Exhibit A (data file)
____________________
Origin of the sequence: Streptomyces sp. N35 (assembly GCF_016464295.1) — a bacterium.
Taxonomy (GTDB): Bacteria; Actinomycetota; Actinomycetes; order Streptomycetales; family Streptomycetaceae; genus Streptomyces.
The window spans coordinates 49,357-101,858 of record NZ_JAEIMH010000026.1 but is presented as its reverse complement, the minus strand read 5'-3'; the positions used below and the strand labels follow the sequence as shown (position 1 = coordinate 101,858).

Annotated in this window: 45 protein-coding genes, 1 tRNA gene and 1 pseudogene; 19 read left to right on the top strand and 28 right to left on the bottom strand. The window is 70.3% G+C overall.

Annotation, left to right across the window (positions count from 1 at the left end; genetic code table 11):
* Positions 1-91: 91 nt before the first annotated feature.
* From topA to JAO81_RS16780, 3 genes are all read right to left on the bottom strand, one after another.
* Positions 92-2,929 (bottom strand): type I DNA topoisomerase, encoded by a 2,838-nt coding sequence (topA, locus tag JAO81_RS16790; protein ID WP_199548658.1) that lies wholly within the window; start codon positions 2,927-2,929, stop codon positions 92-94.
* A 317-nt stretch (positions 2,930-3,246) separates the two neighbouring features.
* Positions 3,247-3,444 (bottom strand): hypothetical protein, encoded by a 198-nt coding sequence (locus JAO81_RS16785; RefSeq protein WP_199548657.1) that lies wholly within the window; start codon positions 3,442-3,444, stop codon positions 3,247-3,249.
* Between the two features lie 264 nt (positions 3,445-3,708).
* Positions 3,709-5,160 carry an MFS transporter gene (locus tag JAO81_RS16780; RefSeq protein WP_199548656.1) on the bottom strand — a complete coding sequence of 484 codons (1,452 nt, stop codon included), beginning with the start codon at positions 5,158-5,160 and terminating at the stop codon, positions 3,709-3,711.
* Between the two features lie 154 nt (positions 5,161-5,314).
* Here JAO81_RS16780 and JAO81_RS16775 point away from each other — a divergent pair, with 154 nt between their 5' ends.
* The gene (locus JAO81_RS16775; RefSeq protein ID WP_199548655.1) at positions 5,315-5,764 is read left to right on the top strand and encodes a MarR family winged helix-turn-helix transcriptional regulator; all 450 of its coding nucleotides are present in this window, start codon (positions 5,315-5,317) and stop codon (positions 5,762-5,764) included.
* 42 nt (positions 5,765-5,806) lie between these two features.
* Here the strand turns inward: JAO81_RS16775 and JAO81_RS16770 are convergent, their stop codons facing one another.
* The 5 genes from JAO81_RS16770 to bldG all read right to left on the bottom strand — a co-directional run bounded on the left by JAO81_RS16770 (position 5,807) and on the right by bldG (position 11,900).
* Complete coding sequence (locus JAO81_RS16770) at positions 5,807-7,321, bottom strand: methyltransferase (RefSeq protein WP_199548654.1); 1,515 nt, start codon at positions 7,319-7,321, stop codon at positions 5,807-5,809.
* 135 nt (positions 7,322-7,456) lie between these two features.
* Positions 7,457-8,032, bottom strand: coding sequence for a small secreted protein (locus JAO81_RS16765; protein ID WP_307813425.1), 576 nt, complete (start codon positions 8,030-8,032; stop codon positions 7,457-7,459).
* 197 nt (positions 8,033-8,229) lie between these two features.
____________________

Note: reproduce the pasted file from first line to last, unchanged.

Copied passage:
Origin of the sequence: Streptomyces sp. N35 (assembly GCF_016464295.1) — a bacterium.
Taxonomy (GTDB): Bacteria; Actinomycetota; Actinomycetes; order Streptomycetales; family Streptomycetaceae; genus Streptomyces.
The window spans coordinates 49,357-101,858 of record NZ_JAEIMH010000026.1 but is presented as its reverse complement, the minus strand read 5'-3'; the positions used below and the strand labels follow the sequence as shown (position 1 = coordinate 101,858).

Annotated in this window: 45 protein-coding genes, 1 tRNA gene and 1 pseudogene; 19 read left to right on the top strand and 28 right to left on the bottom strand. The window is 70.3% G+C overall.

Annotation, left to right across the window (positions count from 1 at the left end; genetic code table 11):
* Positions 1-91: 91 nt before the first annotated feature.
* From topA to JAO81_RS16780, 3 genes are all read right to left on the bottom strand, one after another.
* Positions 92-2,929 (bottom strand): type I DNA topoisomerase, encoded by a 2,838-nt coding sequence (topA, locus tag JAO81_RS16790; protein ID WP_199548658.1) that lies wholly within the window; start codon positions 2,927-2,929, stop codon positions 92-94.
* A 317-nt stretch (positions 2,930-3,246) separates the two neighbouring features.
* Positions 3,247-3,444 (bottom strand): hypothetical protein, encoded by a 198-nt coding sequence (locus JAO81_RS16785; RefSeq protein WP_199548657.1) that lies wholly within the window; start codon positions 3,442-3,444, stop codon positions 3,247-3,249.
* Between the two features lie 264 nt (positions 3,445-3,708).
* Positions 3,709-5,160 carry an MFS transporter gene (locus tag JAO81_RS16780; RefSeq protein WP_199548656.1) on the bottom strand — a complete coding sequence of 484 codons (1,452 nt, stop codon included), beginning with the start codon at positions 5,158-5,160 and terminating at the stop codon, positions 3,709-3,711.
* Between the two features lie 154 nt (positions 5,161-5,314).
* Here JAO81_RS16780 and JAO81_RS16775 point away from each other — a divergent pair, with 154 nt between their 5' ends.
* The gene (locus JAO81_RS16775; RefSeq protein ID WP_199548655.1) at positions 5,315-5,764 is read left to right on the top strand and encodes a MarR family winged helix-turn-helix transcriptional regulator; all 450 of its coding nucleotides are present in this window, start codon (positions 5,315-5,317) and stop codon (positions 5,762-5,764) included.
* 42 nt (positions 5,765-5,806) lie between these two features.
* Here the strand turns inward: JAO81_RS16775 and JAO81_RS16770 are convergent, their stop codons facing one another.
* The 5 genes from JAO81_RS16770 to bldG all read right to left on the bottom strand — a co-directional run bounded on the left by JAO81_RS16770 (position 5,807) and on the right by bldG (position 11,900).
* Complete coding sequence (locus JAO81_RS16770) at positions 5,807-7,321, bottom strand: methyltransferase (RefSeq protein WP_199548654.1); 1,515 nt, start codon at positions 7,319-7,321, stop codon at positions 5,807-5,809.
* 135 nt (positions 7,322-7,456) lie between these two features.
* Positions 7,457-8,032, bottom strand: coding sequence for a small secreted protein (locus JAO81_RS16765; protein ID WP_307813425.1), 576 nt, complete (start codon positions 8,030-8,032; stop codon positions 7,457-7,459).
* 197 nt (positions 8,033-8,229) lie between these two features.